Test evenly poised after controversial first day
Australia 277-6 v India
Monday 26 December 2011
Australia finished on 277 for six at the end of a controversial first
day of the Boxing Day Test against India at the Melbourne Cricket
India had refused to condone the use of the decision review system (DRS) in the Border-Gavaskar Trophy Series and that appeared to have implications today with the dismissals of Michael Hussey (nought) and debutant Ed Cowan (68) both questionable.
The visitors' refusal could also have repercussions for Hussey who is battling to save his Test career and must now try to ease the pressure with an impressive second innings.
The two dismissals took place in a devastating 19-ball period which saw the hosts lose three wickets for nine runs after they were cruising at 205 for three.
Veteran paceman Zaheer Khan (two for 49) found himself on a hat-trick when he first bowled Michael Clarke for 31 and, with the next ball, umpire Marais Erasmus adjudged Hussey to have been caught behind by MS Dhoni for a golden duck.
But TV replays suggested the ball missed the bat and glove by some distance.
And 16 balls later, off-spinner Ravichandran Ashwin (one for 71) took the crucial wicket of Cowan when he was also caught behind by Dhoni although the DRS most likely would have given Cowan a reprieve with 'Hot Spot' appearing to show there was no nick.
It was an unfortunate end for the rock-solid Cowan who hit the best score by an Australian opener on his debut since Wayne Phillips (159) in 1983-84 against Pakistan.
However, Brad Haddin (21 not out) and Peter Siddle (34 not out) steadied things again for Australia with a very handy unbeaten 63-run seventh-wicket union.
Australia had found themselves in a strong position thanks to a superb 113-run third-wicket partnership between Cowan and the under-fire Ricky Ponting (62).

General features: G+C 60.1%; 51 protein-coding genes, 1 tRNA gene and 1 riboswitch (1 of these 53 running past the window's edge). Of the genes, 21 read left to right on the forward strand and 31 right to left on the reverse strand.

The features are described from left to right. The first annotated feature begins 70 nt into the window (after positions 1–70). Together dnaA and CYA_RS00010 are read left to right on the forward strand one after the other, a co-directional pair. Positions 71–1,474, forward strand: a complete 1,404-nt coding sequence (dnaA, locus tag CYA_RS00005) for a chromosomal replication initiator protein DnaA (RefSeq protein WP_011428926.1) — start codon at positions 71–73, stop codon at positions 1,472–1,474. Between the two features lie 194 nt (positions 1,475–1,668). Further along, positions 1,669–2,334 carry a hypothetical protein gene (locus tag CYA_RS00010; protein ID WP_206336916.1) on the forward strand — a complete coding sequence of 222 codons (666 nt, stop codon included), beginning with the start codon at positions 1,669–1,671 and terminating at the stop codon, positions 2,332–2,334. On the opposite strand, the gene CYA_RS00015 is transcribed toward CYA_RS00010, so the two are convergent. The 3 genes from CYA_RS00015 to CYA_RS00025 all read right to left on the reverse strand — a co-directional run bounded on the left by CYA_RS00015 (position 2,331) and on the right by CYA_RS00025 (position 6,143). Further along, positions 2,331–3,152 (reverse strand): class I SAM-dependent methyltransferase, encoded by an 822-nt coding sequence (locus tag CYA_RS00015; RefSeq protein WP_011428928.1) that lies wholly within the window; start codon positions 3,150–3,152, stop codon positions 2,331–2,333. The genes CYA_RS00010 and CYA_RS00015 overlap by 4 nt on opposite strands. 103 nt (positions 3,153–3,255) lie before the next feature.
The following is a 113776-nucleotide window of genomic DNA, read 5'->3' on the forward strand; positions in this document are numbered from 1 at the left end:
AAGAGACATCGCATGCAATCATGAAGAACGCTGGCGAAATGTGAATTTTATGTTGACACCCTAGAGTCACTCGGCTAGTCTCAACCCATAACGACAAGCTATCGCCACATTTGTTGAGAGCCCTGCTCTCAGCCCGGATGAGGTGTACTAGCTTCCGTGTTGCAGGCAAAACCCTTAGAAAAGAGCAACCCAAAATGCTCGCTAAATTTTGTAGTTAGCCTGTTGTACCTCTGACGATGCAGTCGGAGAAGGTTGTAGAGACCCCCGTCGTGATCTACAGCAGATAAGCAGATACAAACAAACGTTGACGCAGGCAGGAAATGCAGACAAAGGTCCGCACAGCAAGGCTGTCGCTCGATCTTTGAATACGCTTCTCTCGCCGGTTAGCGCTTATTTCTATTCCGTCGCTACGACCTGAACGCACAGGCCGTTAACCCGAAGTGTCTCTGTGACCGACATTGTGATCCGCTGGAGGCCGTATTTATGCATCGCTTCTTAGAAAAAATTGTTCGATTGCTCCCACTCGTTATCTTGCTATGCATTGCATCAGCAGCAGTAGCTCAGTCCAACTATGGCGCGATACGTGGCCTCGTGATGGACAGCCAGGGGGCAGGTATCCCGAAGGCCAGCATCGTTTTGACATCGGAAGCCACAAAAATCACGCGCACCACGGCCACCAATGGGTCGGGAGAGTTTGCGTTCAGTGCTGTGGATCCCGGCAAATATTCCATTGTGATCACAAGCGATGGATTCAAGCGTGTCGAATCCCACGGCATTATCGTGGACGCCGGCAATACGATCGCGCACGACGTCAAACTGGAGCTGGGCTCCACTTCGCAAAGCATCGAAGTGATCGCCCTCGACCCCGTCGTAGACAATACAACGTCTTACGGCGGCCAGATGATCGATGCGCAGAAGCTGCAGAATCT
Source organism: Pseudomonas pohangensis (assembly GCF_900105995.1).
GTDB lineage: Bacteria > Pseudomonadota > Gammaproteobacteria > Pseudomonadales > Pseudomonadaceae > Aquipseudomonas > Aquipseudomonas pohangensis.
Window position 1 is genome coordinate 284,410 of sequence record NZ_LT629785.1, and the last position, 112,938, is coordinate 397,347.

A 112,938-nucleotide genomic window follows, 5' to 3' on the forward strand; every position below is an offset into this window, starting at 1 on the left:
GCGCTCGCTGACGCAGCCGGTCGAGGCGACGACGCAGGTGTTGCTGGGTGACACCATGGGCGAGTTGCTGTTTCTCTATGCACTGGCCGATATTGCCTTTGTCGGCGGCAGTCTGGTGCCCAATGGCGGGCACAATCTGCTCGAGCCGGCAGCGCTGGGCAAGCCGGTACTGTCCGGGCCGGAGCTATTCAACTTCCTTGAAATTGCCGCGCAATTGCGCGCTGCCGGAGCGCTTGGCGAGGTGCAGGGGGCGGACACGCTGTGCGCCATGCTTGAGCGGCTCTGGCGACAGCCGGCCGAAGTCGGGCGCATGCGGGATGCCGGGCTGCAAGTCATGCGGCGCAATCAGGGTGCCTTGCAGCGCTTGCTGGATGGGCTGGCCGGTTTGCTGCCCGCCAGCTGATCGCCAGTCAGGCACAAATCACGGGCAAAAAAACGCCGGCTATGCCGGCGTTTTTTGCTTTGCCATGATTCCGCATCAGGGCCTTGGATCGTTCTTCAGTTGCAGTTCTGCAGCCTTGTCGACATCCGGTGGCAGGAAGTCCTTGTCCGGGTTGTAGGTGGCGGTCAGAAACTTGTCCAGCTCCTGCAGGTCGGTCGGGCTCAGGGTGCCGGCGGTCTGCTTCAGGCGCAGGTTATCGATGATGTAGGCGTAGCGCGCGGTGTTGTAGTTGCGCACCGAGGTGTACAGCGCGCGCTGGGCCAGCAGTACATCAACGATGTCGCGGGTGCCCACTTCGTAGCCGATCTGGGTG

Ponting recovered well from a jittery start and became more comfortable as his innings wore on.
This was highlighted by three trademark pull shots for four off Khan and Umesh Yadav (three for 96) who unsuccessfully attempted to test out Ponting with some poor short deliveries.
Ponting, who ended up with six boundaries, joined Cowan in the middle with the score on 46 for two and the pair ramped things up after lunch as they smacked 48 from 49 balls, with Yadav copping the full brunt of the punishment.
After starring in the morning by claiming the scalps of David Warner (37) and Shaun Marsh (zero) in the space of seven balls, 24-year-old Yadav was brought back into the attack and quickly turned from hero to villain.
Yadav conceded 34 runs from just four overs after lunch, including five boundaries, and the scoring spree was what Australia needed after they could only manage to reach 68 for two at lunch.
But just as Ponting looked like he was possibly building towards his 40th Test ton, Yadav made up for his poor economy rate by having the former Australian skipper caught by VVS Laxman at second slip.
Cowan was a picture of caution in the first session of his Test career, moving along to just 14 off 61 balls at lunch.
But when he went on the attack, he did so with authority.
The Tasmanian opener began to take care of the bad ball, of which there were plenty at that stage of the match, and doubled his score from 14 to 28 within 10 deliveries after lunch ending up with seven fours.
Although Yadav was India's leading wicket-taker he was also by far their most expensive bowler, pitching it too short on too many occasions with the end result often being a trip to the boundary rope.
- 1 Tamir Rice: 12-year-old boy playing with fake gun dies after being shot by Ohio police
- 3 Bill Cosby: Isn’t it obvious why his accusers have stayed silent up until now?
Rochester by-election: Ukip gains second MP as Tory defector Mark Reckless holds seat
'Beast of Bolsover' Dennis Skinner takes Ukip MP Mark Reckless to task moments after he is sworn in
Rochester by-election: Labour MP Emily Thornberry resigns after posting white van and England flags tweet
The young are the new poor: Sharp increase in number of under-25s living in poverty, while over-65s are better off than ever
Revealed: How the world gets rich – from privatising British public services
Exclusive: UK approved £7m Israeli arms sales in six months before Gaza conflict